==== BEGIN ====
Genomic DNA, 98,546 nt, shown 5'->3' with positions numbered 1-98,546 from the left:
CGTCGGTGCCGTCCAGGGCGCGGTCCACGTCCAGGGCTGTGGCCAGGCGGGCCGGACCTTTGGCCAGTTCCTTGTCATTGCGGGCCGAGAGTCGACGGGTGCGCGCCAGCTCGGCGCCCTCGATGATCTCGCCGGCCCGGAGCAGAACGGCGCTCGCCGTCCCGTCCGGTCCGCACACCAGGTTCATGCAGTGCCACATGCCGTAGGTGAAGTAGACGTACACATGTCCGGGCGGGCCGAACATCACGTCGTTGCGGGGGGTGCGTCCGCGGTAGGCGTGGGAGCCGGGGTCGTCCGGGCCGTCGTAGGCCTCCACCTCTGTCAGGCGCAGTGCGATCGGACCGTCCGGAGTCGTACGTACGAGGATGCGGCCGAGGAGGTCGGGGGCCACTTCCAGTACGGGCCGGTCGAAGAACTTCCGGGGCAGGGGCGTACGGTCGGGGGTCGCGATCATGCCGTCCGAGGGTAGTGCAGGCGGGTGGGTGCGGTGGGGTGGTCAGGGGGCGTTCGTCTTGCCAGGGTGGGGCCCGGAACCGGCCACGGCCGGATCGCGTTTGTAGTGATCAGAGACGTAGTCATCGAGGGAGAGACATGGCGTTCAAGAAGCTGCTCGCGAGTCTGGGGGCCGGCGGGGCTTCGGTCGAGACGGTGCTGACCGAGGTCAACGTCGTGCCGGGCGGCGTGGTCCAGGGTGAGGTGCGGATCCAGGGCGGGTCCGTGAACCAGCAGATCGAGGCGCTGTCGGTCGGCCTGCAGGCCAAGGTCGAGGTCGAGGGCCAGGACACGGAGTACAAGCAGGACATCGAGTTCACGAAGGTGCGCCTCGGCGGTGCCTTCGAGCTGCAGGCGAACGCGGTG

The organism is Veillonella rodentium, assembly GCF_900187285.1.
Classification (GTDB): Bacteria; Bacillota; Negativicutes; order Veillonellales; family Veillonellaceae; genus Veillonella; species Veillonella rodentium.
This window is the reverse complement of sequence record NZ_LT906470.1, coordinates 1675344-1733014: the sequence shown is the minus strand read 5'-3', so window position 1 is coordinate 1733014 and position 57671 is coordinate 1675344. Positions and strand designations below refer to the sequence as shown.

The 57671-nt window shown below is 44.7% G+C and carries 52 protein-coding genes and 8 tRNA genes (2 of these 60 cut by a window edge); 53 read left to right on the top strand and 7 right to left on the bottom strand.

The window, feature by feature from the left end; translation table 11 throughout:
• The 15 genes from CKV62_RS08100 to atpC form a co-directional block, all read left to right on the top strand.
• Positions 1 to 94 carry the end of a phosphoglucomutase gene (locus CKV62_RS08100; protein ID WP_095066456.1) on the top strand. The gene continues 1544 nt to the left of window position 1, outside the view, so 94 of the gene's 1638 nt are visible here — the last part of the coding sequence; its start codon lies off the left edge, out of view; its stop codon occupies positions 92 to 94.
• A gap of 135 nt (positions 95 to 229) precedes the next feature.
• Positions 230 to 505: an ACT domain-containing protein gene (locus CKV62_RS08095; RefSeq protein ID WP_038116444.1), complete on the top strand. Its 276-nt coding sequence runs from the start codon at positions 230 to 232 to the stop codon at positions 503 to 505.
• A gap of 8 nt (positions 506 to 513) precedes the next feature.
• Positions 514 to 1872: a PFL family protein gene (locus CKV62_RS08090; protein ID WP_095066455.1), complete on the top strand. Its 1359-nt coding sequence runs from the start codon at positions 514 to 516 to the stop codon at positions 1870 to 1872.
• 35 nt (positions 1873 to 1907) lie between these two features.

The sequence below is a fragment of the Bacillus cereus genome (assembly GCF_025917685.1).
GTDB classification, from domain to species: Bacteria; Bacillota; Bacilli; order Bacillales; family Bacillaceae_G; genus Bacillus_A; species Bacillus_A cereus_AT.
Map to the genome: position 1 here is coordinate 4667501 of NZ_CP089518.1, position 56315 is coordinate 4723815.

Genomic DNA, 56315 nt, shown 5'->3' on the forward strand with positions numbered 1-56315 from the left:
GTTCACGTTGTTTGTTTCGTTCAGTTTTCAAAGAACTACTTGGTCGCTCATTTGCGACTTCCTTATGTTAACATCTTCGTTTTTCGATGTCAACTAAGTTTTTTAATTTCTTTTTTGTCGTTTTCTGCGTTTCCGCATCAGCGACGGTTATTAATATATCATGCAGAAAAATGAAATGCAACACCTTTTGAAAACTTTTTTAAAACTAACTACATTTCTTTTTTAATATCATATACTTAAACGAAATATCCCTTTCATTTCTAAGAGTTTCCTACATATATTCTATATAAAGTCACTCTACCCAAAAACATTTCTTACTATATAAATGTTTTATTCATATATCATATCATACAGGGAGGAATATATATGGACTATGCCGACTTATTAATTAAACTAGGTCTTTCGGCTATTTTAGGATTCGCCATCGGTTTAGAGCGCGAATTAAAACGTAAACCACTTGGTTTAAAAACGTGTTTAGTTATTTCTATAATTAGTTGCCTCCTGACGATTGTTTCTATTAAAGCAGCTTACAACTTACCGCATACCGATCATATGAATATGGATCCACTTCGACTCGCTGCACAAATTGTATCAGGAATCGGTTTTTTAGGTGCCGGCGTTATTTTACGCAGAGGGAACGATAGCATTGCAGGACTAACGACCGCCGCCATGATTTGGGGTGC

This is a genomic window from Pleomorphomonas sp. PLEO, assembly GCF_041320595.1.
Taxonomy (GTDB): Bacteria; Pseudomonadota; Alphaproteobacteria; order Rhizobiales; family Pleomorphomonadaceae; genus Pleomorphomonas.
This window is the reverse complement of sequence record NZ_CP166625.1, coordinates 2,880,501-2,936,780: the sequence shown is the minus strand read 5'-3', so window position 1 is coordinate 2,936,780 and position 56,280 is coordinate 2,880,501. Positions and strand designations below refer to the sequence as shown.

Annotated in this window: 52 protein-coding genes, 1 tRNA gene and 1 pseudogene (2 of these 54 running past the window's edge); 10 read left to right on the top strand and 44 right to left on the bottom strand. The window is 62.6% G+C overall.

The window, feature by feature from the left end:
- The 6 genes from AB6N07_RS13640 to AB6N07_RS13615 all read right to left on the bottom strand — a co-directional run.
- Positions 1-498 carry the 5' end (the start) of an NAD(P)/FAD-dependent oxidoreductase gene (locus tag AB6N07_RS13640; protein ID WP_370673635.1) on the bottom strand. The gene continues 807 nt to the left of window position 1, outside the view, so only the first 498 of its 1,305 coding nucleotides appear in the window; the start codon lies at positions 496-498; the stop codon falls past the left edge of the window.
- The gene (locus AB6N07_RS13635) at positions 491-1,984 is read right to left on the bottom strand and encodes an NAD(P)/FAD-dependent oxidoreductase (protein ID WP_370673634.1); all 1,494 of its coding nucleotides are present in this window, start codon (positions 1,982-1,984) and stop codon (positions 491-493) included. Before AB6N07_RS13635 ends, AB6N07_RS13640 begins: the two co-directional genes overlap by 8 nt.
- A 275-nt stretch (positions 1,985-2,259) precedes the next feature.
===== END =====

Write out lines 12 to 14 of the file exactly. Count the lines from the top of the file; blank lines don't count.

• A gap of 8 nt (positions 506 to 513) precedes the next feature.
• Positions 514 to 1872: a PFL family protein gene (locus CKV62_RS08090; protein ID WP_095066455.1), complete on the top strand. Its 1359-nt coding sequence runs from the start codon at positions 514 to 516 to the stop codon at positions 1870 to 1872.
• 35 nt (positions 1873 to 1907) lie between these two features.